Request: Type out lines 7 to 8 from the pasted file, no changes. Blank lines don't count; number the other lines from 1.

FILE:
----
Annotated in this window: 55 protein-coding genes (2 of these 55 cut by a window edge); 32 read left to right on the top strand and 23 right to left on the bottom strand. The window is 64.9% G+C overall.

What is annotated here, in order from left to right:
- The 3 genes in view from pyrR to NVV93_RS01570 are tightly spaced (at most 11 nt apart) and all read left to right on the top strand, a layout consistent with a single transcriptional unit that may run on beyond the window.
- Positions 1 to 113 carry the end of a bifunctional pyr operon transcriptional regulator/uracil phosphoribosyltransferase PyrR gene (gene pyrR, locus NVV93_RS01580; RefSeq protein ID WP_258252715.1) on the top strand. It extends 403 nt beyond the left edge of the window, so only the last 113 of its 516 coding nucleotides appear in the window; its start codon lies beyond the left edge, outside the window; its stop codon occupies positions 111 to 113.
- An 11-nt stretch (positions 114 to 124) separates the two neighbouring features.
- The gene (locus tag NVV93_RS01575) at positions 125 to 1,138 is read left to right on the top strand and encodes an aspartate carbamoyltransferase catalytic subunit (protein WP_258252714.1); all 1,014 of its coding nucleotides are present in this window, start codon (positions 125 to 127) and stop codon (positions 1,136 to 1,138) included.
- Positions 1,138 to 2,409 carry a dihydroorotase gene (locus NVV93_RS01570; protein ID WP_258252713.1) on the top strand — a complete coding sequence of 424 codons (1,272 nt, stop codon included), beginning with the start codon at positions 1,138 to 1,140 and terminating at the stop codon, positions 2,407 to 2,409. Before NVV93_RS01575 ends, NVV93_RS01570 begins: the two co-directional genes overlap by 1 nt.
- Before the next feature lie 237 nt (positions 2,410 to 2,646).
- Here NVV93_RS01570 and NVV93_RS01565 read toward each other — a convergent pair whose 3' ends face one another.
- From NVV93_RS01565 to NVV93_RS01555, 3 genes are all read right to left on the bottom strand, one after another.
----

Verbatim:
- Positions 1,138 to 2,409 carry a dihydroorotase gene (locus NVV93_RS01570; protein ID WP_258252713.1) on the top strand — a complete coding sequence of 424 codons (1,272 nt, stop codon included), beginning with the start codon at positions 1,138 to 1,140 and terminating at the stop codon, positions 2,407 to 2,409. Before NVV93_RS01575 ends, NVV93_RS01570 begins: the two co-directional genes overlap by 1 nt.
- Before the next feature lie 237 nt (positions 2,410 to 2,646).